Friday, June 1, 2012

Vision Quest: Day three

Miles: 45.8
Climb: 1065

Grey dawn, hardly a breeze, up and out of the tent at 5:30AM, birds already doing their thing, 38 deg. F.  We have breakfast and almost spit it up as Kevin shows us how he'd take out a bear should one make the mistake of gettin' up in his greel--go totally off-the-hook ghetto with a plastic pooper shovel.  We finally leave camp at the genteel hour of 8AM, rolling hills then down and down and out into broad sage-filled basin, the small town of Adin clustered in trees and braced to the north and east by crusty volcanic ridges.  Distant views are hazy--the product of a fire we won't smell until late in the afternoon--but there's no denying this is great riding.  In Adin we stop for a snack and pick up some supplies for the night, a spot of decent Chilean red for the adults (?) in the crew.  In the restroom are a few posters printed on tin: "Wine--how classy people get wasted." Or "I drink coffee because I need it.  I drink wine because I deserve  it."

From Adin, we head due west, Mt. Shasta a ghostly white island on the horizon.  These miles are effortless, a gift before the punishment that will follow after lunch.  But at the moment we are ignorant of the future and ride in the moment, which is all we can ask for.

Before heading north again, we encounter these animals, more commonly associated with Wyoming:

Local color in Lookout, where we had lunch and packed water for the coming dry camp.  There don't appear to be any "services," but there is a currently an open Post Office:

After lunch, the Heat Lamp of the Gods--Apollo especially, eh?--is turned up to 11. We soldier on, pouring sweat.  Perhaps only in the mid-80's deg. F., it is hot enough to have us gasping on the slow climbs and seeking shade for breaks.  We ascend firmly into the National Forest, and for the first time, I smell smoke on the breeze.  Where is that fire?  We never get an answer.  With some logging activity going on, it's time to play tag with that most miserable of creatures: the loggingtruckdriverus jerkus americanus.  Most of the blokes were fine, but why are these particular drivers so often a-holes?  A pair of heavily loaded rigs piloted by pin-headed demons decide it would be great fun to swing wide into the opposite lane--my lane--and lay on the horn, ya know, just scare the skinny cyclist idiots, right?  Good fun--har, har! On the plus side, the call isn't close, and I continue my most excellent cycling adventure with excellent friends while the loser truck drivers are trapped in their diesel-spewing, rattly kidney punchers and will finish their day in a low-rent dump feeding their loser, low-life alcoholic cirrhosis-blasted livers, maybe beat the girlfriends for good measure.  Sorry, gals, make better choices.  Dump 'em and find a real man.  You can tell he's a good man because you'll find him riding a bike--not trying to run down riders for sport.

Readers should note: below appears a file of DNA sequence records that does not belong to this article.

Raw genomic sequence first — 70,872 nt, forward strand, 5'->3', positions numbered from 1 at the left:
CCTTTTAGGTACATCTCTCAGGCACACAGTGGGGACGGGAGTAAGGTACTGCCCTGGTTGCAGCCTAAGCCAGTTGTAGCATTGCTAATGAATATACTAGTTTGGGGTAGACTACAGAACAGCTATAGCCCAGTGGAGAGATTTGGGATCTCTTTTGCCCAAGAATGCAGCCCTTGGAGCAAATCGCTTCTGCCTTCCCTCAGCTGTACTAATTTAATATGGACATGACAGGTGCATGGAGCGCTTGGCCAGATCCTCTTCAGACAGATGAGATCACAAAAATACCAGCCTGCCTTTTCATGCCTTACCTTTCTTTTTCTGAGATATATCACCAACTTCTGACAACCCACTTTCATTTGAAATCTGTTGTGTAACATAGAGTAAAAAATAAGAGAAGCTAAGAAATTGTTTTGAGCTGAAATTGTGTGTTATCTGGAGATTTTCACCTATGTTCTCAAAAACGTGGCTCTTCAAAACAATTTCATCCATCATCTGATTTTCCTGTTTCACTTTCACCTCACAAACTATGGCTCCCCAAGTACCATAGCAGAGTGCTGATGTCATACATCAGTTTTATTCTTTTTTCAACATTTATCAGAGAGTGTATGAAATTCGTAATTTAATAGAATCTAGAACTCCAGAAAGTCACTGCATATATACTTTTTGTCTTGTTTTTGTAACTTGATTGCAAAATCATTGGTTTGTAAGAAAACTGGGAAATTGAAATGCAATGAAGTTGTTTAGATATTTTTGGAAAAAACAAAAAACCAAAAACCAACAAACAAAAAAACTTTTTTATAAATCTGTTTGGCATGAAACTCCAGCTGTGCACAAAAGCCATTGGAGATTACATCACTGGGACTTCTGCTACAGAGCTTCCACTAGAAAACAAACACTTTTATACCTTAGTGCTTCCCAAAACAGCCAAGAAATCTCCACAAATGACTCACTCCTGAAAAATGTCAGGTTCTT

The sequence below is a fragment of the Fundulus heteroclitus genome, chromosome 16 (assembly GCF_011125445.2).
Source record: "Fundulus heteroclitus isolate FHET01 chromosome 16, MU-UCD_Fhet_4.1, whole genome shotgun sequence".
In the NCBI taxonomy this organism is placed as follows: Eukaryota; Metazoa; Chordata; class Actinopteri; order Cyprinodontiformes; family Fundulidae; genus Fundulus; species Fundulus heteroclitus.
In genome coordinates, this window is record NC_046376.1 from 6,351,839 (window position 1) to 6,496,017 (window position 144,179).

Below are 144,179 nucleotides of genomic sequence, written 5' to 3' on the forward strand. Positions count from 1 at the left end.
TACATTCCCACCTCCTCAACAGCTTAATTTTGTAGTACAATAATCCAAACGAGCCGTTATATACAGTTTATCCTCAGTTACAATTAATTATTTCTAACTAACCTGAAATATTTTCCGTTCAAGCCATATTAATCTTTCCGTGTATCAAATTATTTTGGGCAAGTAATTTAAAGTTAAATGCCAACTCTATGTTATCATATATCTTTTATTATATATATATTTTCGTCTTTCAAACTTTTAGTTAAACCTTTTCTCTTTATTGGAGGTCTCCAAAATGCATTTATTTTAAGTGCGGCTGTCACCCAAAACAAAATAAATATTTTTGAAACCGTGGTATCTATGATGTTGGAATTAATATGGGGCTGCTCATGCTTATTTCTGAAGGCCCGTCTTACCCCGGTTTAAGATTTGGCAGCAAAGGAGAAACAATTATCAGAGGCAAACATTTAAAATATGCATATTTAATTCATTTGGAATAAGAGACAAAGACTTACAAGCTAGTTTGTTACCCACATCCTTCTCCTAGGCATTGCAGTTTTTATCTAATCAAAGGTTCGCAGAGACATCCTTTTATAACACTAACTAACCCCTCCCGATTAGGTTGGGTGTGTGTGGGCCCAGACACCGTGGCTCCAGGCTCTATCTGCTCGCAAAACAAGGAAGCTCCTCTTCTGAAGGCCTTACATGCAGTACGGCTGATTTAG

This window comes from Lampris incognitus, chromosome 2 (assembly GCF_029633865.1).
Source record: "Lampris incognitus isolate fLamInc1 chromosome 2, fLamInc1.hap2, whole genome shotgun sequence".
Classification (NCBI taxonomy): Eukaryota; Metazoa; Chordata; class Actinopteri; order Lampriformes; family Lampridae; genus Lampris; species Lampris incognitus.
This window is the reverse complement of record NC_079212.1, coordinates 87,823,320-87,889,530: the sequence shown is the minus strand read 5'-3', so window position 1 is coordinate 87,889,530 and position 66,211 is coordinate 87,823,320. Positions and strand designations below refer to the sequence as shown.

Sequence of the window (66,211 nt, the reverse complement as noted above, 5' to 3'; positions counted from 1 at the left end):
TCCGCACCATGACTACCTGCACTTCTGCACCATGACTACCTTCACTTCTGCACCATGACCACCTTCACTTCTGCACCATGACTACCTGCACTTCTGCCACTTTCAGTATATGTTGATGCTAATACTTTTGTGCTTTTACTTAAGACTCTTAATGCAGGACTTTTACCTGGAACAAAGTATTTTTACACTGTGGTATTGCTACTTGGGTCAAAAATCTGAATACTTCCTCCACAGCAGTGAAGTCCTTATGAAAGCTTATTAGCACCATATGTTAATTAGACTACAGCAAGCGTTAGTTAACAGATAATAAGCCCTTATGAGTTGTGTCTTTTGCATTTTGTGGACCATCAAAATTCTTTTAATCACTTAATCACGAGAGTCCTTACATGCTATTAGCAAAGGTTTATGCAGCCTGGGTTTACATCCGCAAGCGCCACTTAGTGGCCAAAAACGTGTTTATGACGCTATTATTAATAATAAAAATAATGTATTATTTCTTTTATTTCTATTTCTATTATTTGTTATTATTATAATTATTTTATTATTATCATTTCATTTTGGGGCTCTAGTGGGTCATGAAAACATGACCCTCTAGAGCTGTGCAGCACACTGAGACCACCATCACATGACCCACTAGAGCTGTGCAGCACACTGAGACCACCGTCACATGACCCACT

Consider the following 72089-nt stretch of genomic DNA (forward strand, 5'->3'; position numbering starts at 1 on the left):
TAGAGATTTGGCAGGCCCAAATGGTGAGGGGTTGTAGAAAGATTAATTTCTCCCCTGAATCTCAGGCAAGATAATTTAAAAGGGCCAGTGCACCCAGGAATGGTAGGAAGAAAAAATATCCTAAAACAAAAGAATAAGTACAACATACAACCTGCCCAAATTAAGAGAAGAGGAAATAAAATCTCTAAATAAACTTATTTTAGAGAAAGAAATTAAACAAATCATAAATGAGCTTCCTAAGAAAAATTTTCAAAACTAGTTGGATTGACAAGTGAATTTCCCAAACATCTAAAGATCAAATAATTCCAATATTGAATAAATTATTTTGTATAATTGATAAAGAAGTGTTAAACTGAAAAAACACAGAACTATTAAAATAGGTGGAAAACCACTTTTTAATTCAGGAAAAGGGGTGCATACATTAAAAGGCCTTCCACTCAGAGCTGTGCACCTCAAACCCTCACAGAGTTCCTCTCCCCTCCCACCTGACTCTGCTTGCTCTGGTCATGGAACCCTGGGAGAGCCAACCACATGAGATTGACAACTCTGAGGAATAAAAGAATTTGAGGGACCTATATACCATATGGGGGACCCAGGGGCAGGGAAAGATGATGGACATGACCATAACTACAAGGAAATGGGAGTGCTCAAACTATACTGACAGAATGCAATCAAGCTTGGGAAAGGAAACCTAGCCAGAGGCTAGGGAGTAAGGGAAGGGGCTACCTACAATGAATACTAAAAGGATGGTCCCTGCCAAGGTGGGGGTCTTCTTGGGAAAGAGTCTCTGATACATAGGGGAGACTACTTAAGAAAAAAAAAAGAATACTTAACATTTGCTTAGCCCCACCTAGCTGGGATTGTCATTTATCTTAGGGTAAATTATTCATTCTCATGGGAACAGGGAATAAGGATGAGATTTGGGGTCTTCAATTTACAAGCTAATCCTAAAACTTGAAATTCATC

We pick a good dirt road and roll back some distance from the pavement and pull off into the woods.  A nice, flat, pine-needle covered floor invites the would-be campers who, excited at the prospect of  a good stop, jump off their bikes into the warm, inviting embrace of...blood sucking mosquito bastards.  Well, technically bitches 'cause only the females suck blood.  The only real vampires I know aren't pretty or sexy or sparkly or endowed with goofy Hungarian accents.  They're bugs.  And they just suck.  Too our great relief, at least one of us has thought ahead: Kevin has packed the repellant, and a healthy spraying wards off the worst of it, although we all end up suffering puncture wounds on unprotected flesh.  Sigh....

Still, the camp is quiet, the ground soft, and we settle in as best we can--tolerable but itchy scratchy:

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